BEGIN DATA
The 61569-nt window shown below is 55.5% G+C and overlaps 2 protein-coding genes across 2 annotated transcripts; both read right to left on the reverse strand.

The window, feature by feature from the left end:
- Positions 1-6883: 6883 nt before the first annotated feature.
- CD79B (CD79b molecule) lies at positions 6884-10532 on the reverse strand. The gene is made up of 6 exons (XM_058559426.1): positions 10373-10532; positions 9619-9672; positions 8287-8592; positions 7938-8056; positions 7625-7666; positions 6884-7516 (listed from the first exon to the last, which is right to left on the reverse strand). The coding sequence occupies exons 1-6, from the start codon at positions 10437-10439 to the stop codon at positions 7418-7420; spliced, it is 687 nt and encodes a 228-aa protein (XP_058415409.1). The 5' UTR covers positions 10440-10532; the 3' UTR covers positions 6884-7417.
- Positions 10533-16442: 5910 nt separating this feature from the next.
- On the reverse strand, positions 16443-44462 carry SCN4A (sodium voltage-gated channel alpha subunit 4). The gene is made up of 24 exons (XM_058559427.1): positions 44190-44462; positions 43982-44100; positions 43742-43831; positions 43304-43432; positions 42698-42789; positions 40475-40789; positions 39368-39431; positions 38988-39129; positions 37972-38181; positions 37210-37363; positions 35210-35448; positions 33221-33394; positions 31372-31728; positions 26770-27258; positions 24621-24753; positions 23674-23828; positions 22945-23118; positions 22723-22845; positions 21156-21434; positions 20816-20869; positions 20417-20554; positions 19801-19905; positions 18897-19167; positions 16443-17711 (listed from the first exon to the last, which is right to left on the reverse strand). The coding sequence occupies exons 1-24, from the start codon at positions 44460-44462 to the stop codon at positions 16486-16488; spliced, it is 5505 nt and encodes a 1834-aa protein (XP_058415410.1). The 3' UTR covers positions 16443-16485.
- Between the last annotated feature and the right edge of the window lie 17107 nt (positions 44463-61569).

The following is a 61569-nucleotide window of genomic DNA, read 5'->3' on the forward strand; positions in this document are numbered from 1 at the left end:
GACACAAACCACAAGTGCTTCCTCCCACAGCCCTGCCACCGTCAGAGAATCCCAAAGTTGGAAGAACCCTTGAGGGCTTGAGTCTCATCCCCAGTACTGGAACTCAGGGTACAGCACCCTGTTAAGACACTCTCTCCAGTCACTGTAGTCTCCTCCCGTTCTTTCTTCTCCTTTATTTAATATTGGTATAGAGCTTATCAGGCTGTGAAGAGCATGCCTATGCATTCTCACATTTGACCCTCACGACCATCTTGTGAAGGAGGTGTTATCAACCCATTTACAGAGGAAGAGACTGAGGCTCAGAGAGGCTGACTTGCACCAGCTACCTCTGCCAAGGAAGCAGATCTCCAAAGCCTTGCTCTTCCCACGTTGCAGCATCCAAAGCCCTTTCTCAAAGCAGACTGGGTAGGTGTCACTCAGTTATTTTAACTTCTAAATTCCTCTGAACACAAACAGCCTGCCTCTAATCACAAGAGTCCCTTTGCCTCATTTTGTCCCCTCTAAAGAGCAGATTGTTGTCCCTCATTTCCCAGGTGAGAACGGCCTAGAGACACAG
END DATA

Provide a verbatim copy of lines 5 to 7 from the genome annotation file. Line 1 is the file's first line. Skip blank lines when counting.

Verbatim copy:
- Positions 10533-16442: 5910 nt separating this feature from the next.
- On the reverse strand, positions 16443-44462 carry SCN4A (sodium voltage-gated channel alpha subunit 4). The gene is made up of 24 exons (XM_058559427.1): positions 44190-44462; positions 43982-44100; positions 43742-43831; positions 43304-43432; positions 42698-42789; positions 40475-40789; positions 39368-39431; positions 38988-39129; positions 37972-38181; positions 37210-37363; positions 35210-35448; positions 33221-33394; positions 31372-31728; positions 26770-27258; positions 24621-24753; positions 23674-23828; positions 22945-23118; positions 22723-22845; positions 21156-21434; positions 20816-20869; positions 20417-20554; positions 19801-19905; positions 18897-19167; positions 16443-17711 (listed from the first exon to the last, which is right to left on the reverse strand). The coding sequence occupies exons 1-24, from the start codon at positions 44460-44462 to the stop codon at positions 16486-16488; spliced, it is 5505 nt and encodes a 1834-aa protein (XP_058415410.1). The 3' UTR covers positions 16443-16485.
- Between the last annotated feature and the right edge of the window lie 17107 nt (positions 44463-61569).